Back in 2001, Barry Bonds blasted a record 73 home runs. Sammy Sosa hit 64. Luis Gonzalez hit 57, Alex Rodriguez hit 52, and three others hit 49. All told, 41 players hit 30-plus home runs, and 13 regulars posted an OPS above 1.000.
That's a lot of offense. Now, get this: We're on pace to see more home runs in 2016 than 2001.
Maybe you've noticed this barrage of long balls. The Orioles have a chance to break the single-month total for a team. We're not quite to the halfway point of the season, and 40 players have reached 15 home runs. The White Sox hit seven in a game ... and lost. We've had 32 games already in which a team hit five home runs; in 1991, 25 years ago, that happened just six times.
Two years ago we were worried about the game's offensive decline. The pitchers had become too dominant, strikeout rates were getting higher and higher. In 2014, scoring plummeted to its lowest total since 1981. There was talk about lowering the mound. The pitchers had won.
In less than two seasons, however, the batters have turned things around. Teams are averaging 4.46 runs per game, the most since 2009, and 0.39 runs per game more than two seasons ago. Most of that increase in offense has come from the explosion of home runs. The league is on pace to hit 5,562 home runs, which would be an amazing 1,376 more than in 2014 -- a 32 percent increase -- and would rank as the second-highest season total behind only 2000.
What happened? Let's see where the home runs are coming from. The chart below includes league-wide batting and home run rates against various pitches and different locations in the strike zone:
Two major events helped create the decline in home runs since 2009: The increasing velocity from pitchers and the expansion of the strike zone at the bottom of the knees. It appears hitters have made adjustments, most notably in their batting averages and home run rates against fastballs of 94-plus mph. Home run rates on pitches in the lower third of the strike zone have also increased at a greater rate than pitches in the middle third or upper third.
It's also not surprising to learn that batters are simply hitting more fly balls:
A 1 percent increase in fly balls may not seem like a lot, but that prorates to about a thousand more fly balls in 2016 than 2014. Of course, that's only a small part of the overall home run explosion. Certainly, a new wave of powerful young hitters who were raised on higher velocity and honing their swings for power has been a major component as well. Maybe the pitching hasn't been as good.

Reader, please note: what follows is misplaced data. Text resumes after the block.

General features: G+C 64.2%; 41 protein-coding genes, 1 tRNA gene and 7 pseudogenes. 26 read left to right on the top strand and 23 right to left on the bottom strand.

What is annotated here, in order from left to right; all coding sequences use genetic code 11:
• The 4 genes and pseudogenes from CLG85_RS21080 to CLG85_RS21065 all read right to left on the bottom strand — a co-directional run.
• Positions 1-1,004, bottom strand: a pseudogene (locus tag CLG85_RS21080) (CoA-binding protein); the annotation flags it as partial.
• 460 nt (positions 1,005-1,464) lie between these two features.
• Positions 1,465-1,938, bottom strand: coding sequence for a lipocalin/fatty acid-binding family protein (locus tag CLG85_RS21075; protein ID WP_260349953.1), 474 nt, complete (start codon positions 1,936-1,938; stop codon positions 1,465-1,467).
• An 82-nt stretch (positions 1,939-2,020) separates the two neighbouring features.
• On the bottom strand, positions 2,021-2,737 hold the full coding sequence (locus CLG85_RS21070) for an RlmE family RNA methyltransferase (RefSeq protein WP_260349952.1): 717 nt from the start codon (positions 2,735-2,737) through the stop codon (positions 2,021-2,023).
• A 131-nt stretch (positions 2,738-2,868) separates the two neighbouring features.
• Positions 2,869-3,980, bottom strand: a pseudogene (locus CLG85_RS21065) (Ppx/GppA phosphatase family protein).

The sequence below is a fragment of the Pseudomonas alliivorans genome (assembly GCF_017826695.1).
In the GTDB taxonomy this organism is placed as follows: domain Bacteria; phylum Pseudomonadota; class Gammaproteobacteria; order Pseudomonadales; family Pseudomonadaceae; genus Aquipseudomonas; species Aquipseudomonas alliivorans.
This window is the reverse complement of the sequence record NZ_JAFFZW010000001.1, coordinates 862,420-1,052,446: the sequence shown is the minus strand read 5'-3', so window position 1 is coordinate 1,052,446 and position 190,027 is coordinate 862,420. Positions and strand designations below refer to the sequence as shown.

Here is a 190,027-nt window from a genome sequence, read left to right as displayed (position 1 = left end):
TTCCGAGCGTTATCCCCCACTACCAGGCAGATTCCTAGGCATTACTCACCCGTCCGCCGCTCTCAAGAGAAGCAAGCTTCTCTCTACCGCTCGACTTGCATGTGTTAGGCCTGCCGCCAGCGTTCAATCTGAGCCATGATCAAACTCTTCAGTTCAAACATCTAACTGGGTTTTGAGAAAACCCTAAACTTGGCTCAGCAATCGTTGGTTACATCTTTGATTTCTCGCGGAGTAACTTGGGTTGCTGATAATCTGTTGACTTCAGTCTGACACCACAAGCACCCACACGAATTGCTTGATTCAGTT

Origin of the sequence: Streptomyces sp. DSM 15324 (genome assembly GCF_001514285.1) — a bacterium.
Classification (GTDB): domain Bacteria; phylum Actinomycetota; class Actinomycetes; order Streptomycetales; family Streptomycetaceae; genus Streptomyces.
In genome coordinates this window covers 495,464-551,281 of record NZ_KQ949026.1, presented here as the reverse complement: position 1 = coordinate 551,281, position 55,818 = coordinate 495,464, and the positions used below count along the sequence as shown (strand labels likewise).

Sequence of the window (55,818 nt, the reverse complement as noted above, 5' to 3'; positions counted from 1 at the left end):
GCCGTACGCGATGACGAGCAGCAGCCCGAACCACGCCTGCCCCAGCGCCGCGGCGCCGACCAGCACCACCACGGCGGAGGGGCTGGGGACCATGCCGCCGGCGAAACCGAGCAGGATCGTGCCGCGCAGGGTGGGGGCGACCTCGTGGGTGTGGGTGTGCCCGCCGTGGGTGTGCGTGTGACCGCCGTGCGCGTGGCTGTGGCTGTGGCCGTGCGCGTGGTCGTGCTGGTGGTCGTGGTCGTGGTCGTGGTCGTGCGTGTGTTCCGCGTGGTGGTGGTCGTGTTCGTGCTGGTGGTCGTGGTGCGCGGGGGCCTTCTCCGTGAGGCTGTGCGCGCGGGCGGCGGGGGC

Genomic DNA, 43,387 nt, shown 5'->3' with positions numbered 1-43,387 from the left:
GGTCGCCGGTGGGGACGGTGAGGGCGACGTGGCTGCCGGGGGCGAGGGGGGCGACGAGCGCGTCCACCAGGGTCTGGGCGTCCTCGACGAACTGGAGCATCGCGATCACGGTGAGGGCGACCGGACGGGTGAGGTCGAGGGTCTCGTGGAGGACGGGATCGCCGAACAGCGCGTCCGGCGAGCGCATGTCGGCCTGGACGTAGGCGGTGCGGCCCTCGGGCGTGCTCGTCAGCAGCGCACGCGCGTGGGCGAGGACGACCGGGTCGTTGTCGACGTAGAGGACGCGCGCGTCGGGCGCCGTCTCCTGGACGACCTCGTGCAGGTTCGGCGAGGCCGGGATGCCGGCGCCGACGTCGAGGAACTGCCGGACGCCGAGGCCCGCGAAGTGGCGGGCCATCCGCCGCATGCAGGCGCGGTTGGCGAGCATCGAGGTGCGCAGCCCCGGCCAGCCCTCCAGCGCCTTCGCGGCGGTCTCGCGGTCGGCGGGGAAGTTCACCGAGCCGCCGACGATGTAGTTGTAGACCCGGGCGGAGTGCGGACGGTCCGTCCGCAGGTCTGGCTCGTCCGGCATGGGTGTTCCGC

With more strikeouts and generally low batting averages, the sport also becomes more self-selective: Home runs are more important because it's more difficult to string hits together, so teams look for power guys. Look at the percentage of runs scored via home runs:
2016: 39.4 percent
2015: 37.4 percent
2014: 33.4 percent
2013: 35.4 percent
2012: 37.0 percent
For comparison, 36.8 percent of runs scored in 2001 came via the home run. But this method still underestimates the extent to which teams now rely on the home run. If we ignore the baserunners and just count the home run hitter himself, we get these rates of runs via the home run:
2016: 25.7 percent
2015: 23.8 percent
2014: 21.1 percent
2013: 23.0 percent
2012: 23.5 percent
2001: 23.5 percent
And there's one more part to this equation. As hitters increasingly sell out for home runs, and teams increasingly sell out for home runs, many of the top home run hitters are simply one-dimensional sluggers. Yes, our list of the current top-10 home run leaders (and ties) includes all-around studs like Nolan Arenado, Kris Bryant and Robinson Cano, but it also includes three players with OBPs under .300 and several designated hitters. Todd Frazier of the White Sox has 21 home runs, but he's hitting .198 and has just five doubles. Khris Davis of the A's has 19 home runs, but 73 strikeouts and just 10 walks. Adam Duvall has been a huge surprise for the Reds with 21 home runs, but with just 12 walks and a .249 average, his OBP is just .284. These players have little value aside from their home runs.
Before jumping to conclusions, I thought I'd compare this year's leading sluggers to the top home run hitters of previous decades. This is by no means a comprehensive study, but I averaged the WAR of the top 10 in home runs for 10-year intervals:
2016: 4.2 (prorated)
Other than 1986 -- the average WAR that year was brought down by Dave Kingman's minus-1.0 and Dave Parker's 0.2 -- in the previous periods, being one of the top home run hitters also meant you were one of the league's best players.
Six of the top 10 sluggers in 1966 made the Hall of Fame and two others (Dick Allen, Joe Torre) were borderline Hall of Famers (Torre made it as a manager). In 1976, Mike Schmidt, Joe Morgan, Reggie Jackson and Jim Rice were future Hall of Famers, and guys like Graig Nettles, George Foster and Sal Bando were superb all-around players. In 1986, we still had Schmidt, Kirby Puckett, Jesse Barfield and Don Mattingly. Even in 2006, the worst WAR belonged to Jermaine Dye at 4.6. Of the 13 players with at least 19 home runs in 2016, eight project to finish with less than 4 WAR while Trevor Story is currently halfway there at 2.0.
Maybe this is why some of the top home run teams aren't necessarily good teams. Tampa Bay is fourth in the majors in home runs but 25th in runs. The Tigers are eighth in home runs but have still scored fewer runs than the Giants, who have to bat their pitcher and have hit 37 fewer home runs. The Mets are fifth in the NL in home runs, but 13th in runs scored.
Don't get me wrong, home runs are still exciting and obviously valuable. I'm glad offense is up and that hitters are regaining ground. The game can't be just home runs and strikeouts, although the concern is that it continues to trend in that direction. Put it this way: I love diversity of styles and approaches. I want more Jose Altuves and fewer all-or-nothing sluggers.